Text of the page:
Morgan Page goes 3DM at Best Buy Theater
As early as five years ago the concept of production defining dance music was often times left in the hands of the clubs where the DJs were performing. The idea of a traveling tour, complete with its own intricately developed production could in part be attributed to Daft Punk’s pyramid in 2007 and then later redefined by deadmau5’s cube in 2011. Today, production has almost superseded the music as festivals and artists alike set their sights on the visual aspect of the dance music experience. Avicii has his head, Skrillex has his mothership. Creating the full package of aural engagement and visual sensory overload has recently become a critical part of the EDM package. Pushing the boundaries of the visual experience, Morgan Page’s recent North American tour re-imagines the status quo of LED screens and CO2 blasts, amplifying the standard with an impressive 3-dimensional element that fore-sakes the “3d gimmick” and does the medium actual justice.
Tucked away in Manhattan’s Best Buy Theater, the crowd swelled as Audien and Maor Levi set the tone for the evening. Despite being up against a back-to-back Prydz extravaganza, the house floor was packed shoulder-to-shoulder and as Audien’s set came to a close, large text replaced the neon LEDs, urging attendees to return to the lobby to pick up their 3d glasses. Upon returning to the main room, the LEDs once again lit up in a wave of neon, but this time the large monitors displaced dizzying 3d visualizations that slowly began to amplify as Page climbed the stairs of the stage to assume his role behind the decks. For the next 2 hours, he would conduct a big room electro set rife with his own bootlegs and originals. As the LEDs projected 3d-mapped visualizations that followed the energy of his set, the usual EDM accouterments filled the room. CO2 blasts, lasers, and lights swirled and exploded but were easily overshadowed by the professionally produced three-dimensional mappings. Bubbles floated, tunnels formed, and the crowd was taken on a frantic and high-octane journey through a flawless combination of electronic music and cutting edge visuals.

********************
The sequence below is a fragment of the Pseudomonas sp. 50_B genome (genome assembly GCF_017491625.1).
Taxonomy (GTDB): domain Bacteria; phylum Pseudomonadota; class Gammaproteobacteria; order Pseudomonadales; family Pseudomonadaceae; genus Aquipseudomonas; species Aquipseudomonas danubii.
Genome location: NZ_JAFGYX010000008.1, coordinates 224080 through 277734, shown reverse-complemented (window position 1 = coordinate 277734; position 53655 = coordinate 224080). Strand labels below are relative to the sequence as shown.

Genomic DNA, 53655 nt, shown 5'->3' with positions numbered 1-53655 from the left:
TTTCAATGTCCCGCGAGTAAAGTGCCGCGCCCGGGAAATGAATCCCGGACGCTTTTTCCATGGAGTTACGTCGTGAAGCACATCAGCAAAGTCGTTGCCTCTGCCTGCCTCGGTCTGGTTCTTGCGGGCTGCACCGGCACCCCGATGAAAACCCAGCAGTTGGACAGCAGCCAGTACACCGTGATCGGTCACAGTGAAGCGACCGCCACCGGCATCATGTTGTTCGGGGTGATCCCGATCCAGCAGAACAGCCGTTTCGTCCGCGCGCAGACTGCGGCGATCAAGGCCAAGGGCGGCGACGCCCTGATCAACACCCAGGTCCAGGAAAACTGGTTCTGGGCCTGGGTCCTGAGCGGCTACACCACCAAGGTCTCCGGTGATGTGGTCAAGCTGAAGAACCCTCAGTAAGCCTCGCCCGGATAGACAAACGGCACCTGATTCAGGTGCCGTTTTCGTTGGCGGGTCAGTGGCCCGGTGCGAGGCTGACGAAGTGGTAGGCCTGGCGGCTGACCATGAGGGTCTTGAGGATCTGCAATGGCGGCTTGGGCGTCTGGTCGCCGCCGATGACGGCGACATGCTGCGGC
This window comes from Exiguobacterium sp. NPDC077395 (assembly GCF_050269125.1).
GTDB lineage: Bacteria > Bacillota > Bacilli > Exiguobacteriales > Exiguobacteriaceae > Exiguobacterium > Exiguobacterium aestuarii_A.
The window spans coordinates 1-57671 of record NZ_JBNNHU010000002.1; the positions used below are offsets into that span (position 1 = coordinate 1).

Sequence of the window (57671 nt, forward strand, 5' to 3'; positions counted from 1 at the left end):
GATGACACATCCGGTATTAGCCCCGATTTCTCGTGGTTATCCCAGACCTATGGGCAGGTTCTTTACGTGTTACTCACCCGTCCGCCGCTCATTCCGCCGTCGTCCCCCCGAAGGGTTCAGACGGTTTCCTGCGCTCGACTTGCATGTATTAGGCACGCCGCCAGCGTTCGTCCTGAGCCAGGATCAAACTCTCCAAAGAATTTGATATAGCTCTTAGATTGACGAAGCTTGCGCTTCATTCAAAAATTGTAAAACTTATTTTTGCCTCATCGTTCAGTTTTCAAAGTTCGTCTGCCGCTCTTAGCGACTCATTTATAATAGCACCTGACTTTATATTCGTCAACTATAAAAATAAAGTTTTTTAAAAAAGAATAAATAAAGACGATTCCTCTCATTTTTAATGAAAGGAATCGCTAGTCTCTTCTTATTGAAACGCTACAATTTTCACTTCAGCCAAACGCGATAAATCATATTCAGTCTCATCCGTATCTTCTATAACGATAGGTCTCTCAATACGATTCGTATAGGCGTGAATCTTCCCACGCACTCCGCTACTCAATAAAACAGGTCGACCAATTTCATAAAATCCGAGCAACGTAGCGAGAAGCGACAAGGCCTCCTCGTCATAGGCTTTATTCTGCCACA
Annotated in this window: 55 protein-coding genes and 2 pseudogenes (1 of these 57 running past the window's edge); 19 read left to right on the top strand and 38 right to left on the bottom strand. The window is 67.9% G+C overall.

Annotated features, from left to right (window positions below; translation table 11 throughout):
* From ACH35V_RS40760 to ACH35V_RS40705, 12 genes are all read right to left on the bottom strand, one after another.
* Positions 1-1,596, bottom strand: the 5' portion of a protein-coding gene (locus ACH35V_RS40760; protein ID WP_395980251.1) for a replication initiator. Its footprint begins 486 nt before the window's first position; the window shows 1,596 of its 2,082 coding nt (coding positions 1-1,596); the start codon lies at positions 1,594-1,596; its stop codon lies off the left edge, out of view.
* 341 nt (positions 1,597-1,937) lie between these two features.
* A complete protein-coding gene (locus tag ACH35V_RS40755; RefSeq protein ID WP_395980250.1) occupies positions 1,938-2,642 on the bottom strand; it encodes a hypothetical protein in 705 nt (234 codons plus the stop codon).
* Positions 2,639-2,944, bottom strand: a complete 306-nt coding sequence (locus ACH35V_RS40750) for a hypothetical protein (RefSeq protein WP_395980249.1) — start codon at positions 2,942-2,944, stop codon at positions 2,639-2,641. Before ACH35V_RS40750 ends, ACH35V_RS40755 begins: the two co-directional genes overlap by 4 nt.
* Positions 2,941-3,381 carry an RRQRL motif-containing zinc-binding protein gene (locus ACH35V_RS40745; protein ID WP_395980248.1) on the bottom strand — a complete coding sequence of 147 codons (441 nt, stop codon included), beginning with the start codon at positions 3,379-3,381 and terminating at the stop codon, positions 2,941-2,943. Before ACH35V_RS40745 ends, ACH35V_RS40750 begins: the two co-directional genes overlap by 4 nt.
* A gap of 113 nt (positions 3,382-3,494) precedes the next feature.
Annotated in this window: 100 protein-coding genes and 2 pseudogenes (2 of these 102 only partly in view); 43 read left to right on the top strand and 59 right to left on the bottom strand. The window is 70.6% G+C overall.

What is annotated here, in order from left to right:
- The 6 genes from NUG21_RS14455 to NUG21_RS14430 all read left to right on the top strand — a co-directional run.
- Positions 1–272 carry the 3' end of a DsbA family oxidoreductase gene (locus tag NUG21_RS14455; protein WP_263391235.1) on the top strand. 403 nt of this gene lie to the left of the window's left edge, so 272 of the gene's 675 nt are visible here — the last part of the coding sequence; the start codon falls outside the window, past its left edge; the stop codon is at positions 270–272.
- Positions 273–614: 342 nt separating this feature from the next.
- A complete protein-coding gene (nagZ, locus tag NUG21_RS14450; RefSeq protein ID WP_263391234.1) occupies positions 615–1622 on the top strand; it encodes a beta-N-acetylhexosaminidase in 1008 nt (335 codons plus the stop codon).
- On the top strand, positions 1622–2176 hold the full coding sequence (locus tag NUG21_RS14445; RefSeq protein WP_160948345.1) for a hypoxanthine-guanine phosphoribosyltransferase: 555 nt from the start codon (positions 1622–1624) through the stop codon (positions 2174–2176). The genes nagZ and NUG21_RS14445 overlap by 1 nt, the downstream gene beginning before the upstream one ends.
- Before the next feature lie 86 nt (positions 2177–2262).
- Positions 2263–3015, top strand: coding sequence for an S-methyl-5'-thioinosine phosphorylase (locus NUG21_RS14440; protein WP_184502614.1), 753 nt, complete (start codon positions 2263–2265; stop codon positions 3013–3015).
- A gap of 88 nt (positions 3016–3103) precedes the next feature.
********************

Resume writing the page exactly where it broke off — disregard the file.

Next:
The Bingo Player’s “Buzzcut” and Nom De Strip’s “Techno Saturday” were met with equally appropriate visuals, entrancing the crowd with its impressive synergy. The highlight of the night came when Page debuted his brand new original “Against the World,” followed by the most explosive a/v moments of the evening.
The room filled in a haze of smoke and neon strobes while the three large screens morphed into one cohesive element, creating what seemed like a descent into an endless void. The 3d visualization concept has been done numerous times in the past, but what Page has achieved with his show is something far more refined. Rather than using 3d simply for the sake of using it, he and his team sought to create a fully-realized dance music audio and visual experience — and they succeeded.